Short-Question

# How does the mass of the liquid displaced compare to the mass of the object?

## How does the mass of the liquid displaced compare to the mass of the object?

An object heavier than the amount of the fluid it displaces, though it sinks when released, has an apparent weight loss equal to the weight of the fluid displaced. In fact, in some accurate weighing, a correction must be made in order to compensate for the buoyancy effect of the surrounding air.

How does the mass of the wood compare with the mass of the water displaced?

You found that the mass of the wood is equal to the mass of the water that gets displaced. If you look at a free-body diagram of a floating boat it will be clear that the weight force will have to be cancelled out by an upward force by the water. This is because of Newton’s Second Law.

When an object floats on water it displaces a mass of water equal to the mass of the object?

This is the weight of the object – its mass time the acceleration due to gravity (9.8 ms-2 on Earth). The buoyant force (Fb) of the water pushing up on the object. This is equal to the force of gravity acting on a mass of water equal to the amount of water the object displaces when fully immersed.

### What is the relationship between the mass of a boat floating in water and the mass of the liquid it displaces?

Archimedes’ principle states that the buoyant force on an object equals the weight of the fluid it displaces.

When the buoyant force on an object is greater than its weight the object?

If the buoyant force is greater than the object’s weight, the object will rise to the surface and float. If the buoyant force is less than the object’s weight, the object will sink. If the buoyant force equals the object’s weight, the object will remain suspended at that depth.

How does the weight of the water compare to the buoyant force?

The buoyant force on a submerged object is equal to the weight of the fluid displaced. Since it exactly supports the volume of water, it follows that the buoyant force on any submerged object is equal to the weight of the water displaced. This is the essence of Archimedes principle.

#### What is the relation between the buoyant force on any floating object and the weight of the object?

Does floating object affect the weight of the water?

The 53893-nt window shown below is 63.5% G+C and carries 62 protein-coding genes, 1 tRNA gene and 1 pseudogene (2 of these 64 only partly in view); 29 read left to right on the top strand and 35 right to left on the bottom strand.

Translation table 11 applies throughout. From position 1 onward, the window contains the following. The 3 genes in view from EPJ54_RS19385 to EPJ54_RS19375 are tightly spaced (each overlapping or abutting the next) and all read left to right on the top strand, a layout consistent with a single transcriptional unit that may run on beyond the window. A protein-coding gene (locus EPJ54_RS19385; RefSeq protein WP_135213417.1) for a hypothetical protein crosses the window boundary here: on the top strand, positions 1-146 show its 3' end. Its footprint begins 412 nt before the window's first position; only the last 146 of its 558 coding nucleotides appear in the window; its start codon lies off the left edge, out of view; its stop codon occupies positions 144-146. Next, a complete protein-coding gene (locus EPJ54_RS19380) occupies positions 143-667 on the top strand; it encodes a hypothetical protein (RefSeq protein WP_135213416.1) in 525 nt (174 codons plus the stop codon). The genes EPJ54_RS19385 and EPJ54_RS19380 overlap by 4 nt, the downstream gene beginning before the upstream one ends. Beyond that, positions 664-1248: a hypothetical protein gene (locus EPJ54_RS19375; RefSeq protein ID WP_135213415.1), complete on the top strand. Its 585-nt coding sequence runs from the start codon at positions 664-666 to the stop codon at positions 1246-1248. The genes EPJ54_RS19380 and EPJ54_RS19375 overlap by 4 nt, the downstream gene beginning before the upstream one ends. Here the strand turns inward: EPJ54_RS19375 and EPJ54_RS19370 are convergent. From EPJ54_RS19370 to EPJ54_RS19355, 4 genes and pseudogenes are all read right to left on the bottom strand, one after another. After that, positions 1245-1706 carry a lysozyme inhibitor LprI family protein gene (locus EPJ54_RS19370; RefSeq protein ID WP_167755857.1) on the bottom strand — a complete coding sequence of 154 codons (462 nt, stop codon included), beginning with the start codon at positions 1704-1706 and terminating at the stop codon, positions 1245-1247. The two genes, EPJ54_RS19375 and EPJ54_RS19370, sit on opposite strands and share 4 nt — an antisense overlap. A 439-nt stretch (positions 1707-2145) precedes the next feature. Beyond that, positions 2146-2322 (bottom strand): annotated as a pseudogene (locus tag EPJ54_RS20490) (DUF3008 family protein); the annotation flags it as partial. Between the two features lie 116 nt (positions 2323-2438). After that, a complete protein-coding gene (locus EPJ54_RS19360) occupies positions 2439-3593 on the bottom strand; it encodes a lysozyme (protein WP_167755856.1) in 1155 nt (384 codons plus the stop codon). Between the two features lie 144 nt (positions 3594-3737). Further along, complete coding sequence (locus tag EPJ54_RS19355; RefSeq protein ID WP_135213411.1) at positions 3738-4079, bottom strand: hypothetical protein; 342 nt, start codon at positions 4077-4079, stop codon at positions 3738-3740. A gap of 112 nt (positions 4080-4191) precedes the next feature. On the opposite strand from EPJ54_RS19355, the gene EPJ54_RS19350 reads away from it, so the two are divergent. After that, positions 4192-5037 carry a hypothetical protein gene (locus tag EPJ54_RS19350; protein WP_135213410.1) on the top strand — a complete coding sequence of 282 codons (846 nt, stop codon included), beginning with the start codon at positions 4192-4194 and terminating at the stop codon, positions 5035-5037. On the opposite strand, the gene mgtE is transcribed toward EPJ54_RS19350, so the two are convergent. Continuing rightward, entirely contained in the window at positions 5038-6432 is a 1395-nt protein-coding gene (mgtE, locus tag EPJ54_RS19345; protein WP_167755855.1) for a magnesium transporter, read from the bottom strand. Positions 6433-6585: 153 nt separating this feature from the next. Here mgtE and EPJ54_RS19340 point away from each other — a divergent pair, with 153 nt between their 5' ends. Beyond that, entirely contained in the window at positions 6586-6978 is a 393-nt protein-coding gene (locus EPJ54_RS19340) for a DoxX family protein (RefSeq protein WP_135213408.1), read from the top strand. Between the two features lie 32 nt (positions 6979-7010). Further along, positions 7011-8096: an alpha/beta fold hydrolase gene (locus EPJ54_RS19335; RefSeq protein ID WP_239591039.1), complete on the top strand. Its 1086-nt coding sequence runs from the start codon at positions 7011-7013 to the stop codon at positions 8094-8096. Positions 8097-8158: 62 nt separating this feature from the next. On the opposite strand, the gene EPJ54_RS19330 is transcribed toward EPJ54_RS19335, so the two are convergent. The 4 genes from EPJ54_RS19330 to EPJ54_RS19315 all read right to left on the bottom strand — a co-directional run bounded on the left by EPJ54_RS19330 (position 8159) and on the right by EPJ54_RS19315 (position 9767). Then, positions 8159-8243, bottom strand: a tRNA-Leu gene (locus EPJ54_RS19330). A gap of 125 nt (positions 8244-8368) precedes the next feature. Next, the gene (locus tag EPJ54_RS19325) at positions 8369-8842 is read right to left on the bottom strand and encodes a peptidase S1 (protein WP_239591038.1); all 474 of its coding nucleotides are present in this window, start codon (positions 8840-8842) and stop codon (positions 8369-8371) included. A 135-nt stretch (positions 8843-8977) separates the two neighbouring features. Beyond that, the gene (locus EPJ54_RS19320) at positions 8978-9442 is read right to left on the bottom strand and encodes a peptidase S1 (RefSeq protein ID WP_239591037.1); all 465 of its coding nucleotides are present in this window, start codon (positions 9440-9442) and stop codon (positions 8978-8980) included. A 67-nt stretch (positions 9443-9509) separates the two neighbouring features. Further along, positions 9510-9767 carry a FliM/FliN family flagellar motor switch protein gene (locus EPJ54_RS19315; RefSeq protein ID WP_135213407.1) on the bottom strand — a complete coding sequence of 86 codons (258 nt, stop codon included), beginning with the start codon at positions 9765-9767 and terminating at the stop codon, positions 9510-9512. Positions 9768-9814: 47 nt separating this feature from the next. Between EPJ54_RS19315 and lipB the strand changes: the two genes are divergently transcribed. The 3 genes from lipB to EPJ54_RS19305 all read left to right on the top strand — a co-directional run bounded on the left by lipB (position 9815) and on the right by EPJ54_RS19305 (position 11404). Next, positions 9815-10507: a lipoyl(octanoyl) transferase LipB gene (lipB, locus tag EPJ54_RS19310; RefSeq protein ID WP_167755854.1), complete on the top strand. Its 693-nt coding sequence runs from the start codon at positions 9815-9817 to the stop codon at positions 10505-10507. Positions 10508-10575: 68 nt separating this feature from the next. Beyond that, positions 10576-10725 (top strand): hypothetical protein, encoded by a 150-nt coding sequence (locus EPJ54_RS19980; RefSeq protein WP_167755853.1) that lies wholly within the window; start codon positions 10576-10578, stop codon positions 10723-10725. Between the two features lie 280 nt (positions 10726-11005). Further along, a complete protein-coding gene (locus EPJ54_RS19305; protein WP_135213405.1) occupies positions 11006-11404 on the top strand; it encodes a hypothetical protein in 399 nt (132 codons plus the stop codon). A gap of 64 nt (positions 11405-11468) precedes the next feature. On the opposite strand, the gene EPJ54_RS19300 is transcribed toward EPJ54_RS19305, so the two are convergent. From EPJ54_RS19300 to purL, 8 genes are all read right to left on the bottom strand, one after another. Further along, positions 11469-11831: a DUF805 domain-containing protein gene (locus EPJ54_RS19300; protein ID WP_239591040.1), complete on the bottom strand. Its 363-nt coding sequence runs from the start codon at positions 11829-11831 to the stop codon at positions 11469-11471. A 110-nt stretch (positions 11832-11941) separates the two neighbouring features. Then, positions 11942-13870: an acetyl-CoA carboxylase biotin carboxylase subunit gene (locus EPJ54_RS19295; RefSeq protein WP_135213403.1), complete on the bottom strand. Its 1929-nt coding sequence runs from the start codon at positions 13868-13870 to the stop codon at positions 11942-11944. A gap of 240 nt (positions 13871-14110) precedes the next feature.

Yes, it will weigh more; you only need to consider the bucket-water-floater/sinker system as a whole to answer this. Whether or not the object floats simply decides which forces keep the floater/sinker in the system. The floater/sinker thrusts downwards on the water, which thrusts upwards through the buoyant force.

Is the mass of water displaced equal to the weight of the object?

If an object is partially submerged in water then is the weight of the object equal to the weight of water displaced by it? Yes, the mass of displaced water will be equal to the mass of the object; but, only if the object floats in water. For example, if I stood in 1.0 m deep water, obviously, the mass of water I displace will not equal my mass!

## What makes an object float in the water?

When objects float on water the force keeping the object afloat is called upthrust and this balances the weight of the object. When something is placed in the water, the water that moves out of the way. We say the object is displaced. For floating objects the weight of displaced water is equal to the weight of the object.

How is apparent weight loss equal to fluid displacement?

The object suffers an apparent weight loss equal to the weight of the fluid displaced. Alternatively, on balances that measure mass, the object suffers an apparent mass loss equal to the mass of fluid displaced. That is, apparent weight loss equals weight of fluid displaced, or apparent mass loss equals mass of fluid displaced.

Why is the buoyancy of an object greater than its density?

The reason is that the fluid, having a higher density, contains more mass and hence more weight in the same volume. The buoyant force, which equals the weight of the fluid displaced, is thus greater than the weight of the object. Likewise, an object denser than the fluid will sink.